‘Everybody talks about Syria, but nobody does anything. Instead of stopping the whips, people count while we are being flogged. How is that possible?’ Ibrahim is twenty years-old, lives in Damascus and longs for a different Syria. The last episode of “From the Caucasus to Beirut”, a journey on the discovery of the Middle-Eastern Armenian diaspora
Damascus. When I get there, in December 2011, the uprising against Bashar Al Assad has been going on for ten months. In the city, under the ever-present eye of the dictator, everything seems calm, though at the same time absent and precarious. Even for the historical Armenian community, once again prey to its destiny of chronic lack of safety. The thirteenth episode of “From the Caucasus to Beirut”
‘With time, the Countries we live in - Lebanon, Syria, Jordan, Iraq - have become our home. Arabic has become our language. Unleavened bread has become our food. But let’s not forget it: we belong to a different history’. In the twelfth episode of the series “From the Caucasus to Beirut”, Paolo Martino returns among the Armenians of Lebanon
Amman is the capital of a Country hovering between remaining faithful to a pro-Western monarchy and the shock wave of the Arab Spring. A community of three thousand Armenians, a small star in the firmament of the diaspora, lives and survives the contradictions of the Middle-East. The eleventh episode of our report “From the Caucasus to Beirut”
An Armenian, a Syrian and a Turk are playing cards in the only inn in town. The three eldersliven up an empty room with ritual jokes, amidst the vapor of coffee. Each of their lives is asynthesis of individual and collective stories gone bad, forsaken like this place. The tenth episode of the story “From the Caucasus to Beirut”
1915: in the countryside around Diyarbakyr, Armenians and Kurds have been living together for centuries. The Ottoman empire, on the verge of collapse, is about to launch its witch-hunt. Ethnic cleansing in Anatolia is systematic. But some men, helped by luck or their neighbors, manage to save themselves. The ninth episode of our report, “From the Caucasus to Beirut”
A city symbol of the Armenian resistance. Razed twice to the ground, first by the Ottoman troops and then by the terrible earthquake of last winter, Van seems to share its destiny with the beautiful Tamara, a legendary figure disappeared in the abysses of the lake it looked over. The eighth episode of our report, “From the Caucasus to Beirut”
When a State is founded on a myth, that myth is to be defended at all costs. These words by an Armenian university professor come to Paolo’s mind while walking through the cold rooms of the Turkish Genocide Museum, in Igdir. Here, history becomes myth and the past is turned upside down. The seventh episode of the story “From the Caucasus to Beirut”
The meeting with Vartuhi and with the fate that divided her from her sister in 1946. She lives in Musa Dagh, in Armenia, where a huge hawk reminds travellers of the Armenian fighters who in 1915 opposed the Ottoman troops. The fifth episode of the story “From the Caucasus to Beirut”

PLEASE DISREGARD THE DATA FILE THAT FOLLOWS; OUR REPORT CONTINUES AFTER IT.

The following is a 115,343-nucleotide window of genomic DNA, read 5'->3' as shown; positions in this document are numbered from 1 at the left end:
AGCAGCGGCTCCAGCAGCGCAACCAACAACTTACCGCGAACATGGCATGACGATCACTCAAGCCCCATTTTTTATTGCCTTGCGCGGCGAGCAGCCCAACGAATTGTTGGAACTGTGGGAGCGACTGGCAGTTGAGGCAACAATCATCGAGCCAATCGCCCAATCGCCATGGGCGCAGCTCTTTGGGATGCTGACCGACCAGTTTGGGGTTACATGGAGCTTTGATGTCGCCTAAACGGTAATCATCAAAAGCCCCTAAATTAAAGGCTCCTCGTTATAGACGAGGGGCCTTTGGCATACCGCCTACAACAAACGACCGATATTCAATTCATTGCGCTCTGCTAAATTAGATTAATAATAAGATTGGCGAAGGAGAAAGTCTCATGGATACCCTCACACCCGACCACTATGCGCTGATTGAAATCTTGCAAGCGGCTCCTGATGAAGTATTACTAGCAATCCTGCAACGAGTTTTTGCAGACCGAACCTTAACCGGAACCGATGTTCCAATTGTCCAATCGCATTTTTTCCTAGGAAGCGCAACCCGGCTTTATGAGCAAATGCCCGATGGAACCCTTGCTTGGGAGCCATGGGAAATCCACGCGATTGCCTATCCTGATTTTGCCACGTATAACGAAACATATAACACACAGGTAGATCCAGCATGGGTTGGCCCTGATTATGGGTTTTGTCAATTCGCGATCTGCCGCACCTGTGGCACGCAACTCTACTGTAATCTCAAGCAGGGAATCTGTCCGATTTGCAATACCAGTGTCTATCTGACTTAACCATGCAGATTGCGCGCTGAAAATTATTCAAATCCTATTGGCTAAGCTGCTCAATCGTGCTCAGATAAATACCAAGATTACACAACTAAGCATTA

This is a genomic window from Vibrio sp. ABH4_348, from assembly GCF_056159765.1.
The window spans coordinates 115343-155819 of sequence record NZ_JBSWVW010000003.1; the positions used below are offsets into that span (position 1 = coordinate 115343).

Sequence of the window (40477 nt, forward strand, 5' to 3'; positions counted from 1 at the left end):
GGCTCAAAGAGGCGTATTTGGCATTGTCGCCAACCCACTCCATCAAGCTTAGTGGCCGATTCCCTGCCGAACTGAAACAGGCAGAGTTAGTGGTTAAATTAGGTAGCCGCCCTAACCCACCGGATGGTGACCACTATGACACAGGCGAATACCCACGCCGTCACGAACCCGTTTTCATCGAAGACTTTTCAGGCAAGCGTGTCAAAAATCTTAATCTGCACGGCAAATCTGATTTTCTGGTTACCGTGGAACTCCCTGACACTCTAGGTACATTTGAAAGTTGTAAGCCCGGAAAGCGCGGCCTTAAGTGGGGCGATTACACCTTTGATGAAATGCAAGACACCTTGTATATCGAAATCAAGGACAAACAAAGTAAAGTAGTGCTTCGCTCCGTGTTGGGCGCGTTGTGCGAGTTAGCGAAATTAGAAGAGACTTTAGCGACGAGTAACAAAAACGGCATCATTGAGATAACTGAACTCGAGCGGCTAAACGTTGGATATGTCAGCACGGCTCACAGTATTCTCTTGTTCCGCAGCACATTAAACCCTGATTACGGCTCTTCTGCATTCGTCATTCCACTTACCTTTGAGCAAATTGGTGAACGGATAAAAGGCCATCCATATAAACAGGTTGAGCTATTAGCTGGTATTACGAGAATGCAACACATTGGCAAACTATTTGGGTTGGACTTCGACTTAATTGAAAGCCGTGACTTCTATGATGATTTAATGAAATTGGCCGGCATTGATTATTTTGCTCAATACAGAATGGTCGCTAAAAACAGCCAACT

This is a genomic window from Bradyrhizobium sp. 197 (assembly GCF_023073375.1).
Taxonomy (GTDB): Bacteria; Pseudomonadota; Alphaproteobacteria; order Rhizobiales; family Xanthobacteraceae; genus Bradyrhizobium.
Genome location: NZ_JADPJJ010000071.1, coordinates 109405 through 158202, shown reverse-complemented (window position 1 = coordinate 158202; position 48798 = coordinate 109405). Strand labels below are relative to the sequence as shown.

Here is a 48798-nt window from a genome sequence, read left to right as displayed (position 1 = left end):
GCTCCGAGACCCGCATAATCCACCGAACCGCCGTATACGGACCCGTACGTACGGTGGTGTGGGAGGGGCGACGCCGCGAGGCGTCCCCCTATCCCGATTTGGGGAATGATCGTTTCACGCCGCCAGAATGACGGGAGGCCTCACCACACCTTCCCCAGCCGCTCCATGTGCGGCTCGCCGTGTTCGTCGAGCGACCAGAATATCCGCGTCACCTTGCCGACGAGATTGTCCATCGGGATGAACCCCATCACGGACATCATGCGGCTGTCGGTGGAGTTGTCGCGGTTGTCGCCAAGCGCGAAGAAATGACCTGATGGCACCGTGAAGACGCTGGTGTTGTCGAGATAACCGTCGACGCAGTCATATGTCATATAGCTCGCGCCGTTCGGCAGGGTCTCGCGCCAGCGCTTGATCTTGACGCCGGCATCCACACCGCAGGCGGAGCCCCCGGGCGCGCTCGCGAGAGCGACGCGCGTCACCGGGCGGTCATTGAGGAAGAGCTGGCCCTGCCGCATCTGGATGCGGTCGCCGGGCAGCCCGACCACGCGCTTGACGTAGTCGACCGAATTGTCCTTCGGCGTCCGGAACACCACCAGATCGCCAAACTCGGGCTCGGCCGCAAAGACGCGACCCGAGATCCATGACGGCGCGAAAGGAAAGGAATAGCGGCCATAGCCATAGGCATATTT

Vartuhi left Beirut in 1946, to reach Soviet Armenia aboard a ship called "Pobeda". In Stalin's land, however, the survivors of the genocide saw the dream of a homeland turn into a nightmare. Travelling to the Caucasus on the paths of migrations. Fourth episode of the story "From the Caucasus to Beirut"
Professor Adakessian’s slow pacing up and down the halls of the Armenian University of Haigazian, Rafi and his shoe factory in centre city Beirut, the present that shows up again in the old pictures of the Pobeda, the Russian ship that carried thousands of Armenians from the Lebanon to Soviet Armenia. The third episode of the story “From the Caucasus to Beirut”
Arafat’s bodyguard, then on the front line in the Armenian armed struggle and for 10 years a prisoner in a Syrian jail. “When I came out, everything had changed. The USSR no longer existed”. The meeting with Sarop, in Beirut’s Armenian quarter. The second episode of the report “From the Caucasus to Beirut”
A century ago, the Armenian genocide marked the end of the Turkish-Armenian cohabitation in Anatolia and entrusted the Arabian Levant with the destiny of the survivors. Aleppo, Damascus, Baghdad and Amman thus became the bosom of the Armenian diaspora.
It is in Lebanon, though, where the highest peak of understanding is reached between the Armenian exile and the Arab world. The Diaspora University is founded in Beirut, Armenian awareness and political claims rise, the myth of the return survives and is renewed, the soul of the largest Armenian community in the Middle-East expresses itself. It is from Beirut that the diaspora spread to Europe, United States, South America and Africa.
Paolo Martino departed from Beirut and, through Eastern Turkey, Jordan and Syria, he reached Yerevan, the capital of Mother Armenia, so evoked yet such a stranger. The report From the Caucasus to Beirut runs over the umbilical cord of the diaspora through places of escape and exile. In the background, an Arab Spring-stricken Middle-East, the most powerful wind of change that has ever blown over those skies.
He started his experience as a reporter in 2006 covering the Israeli-Lebanese conflict. In 2007 he rode his bicycle through Kosovo and told its story to then dedicate himself to a report on Southern Caucasus, the Middle-East and the Balkans. His report on Mussa Khan won him the EU Journalist Award – Together against discrimination.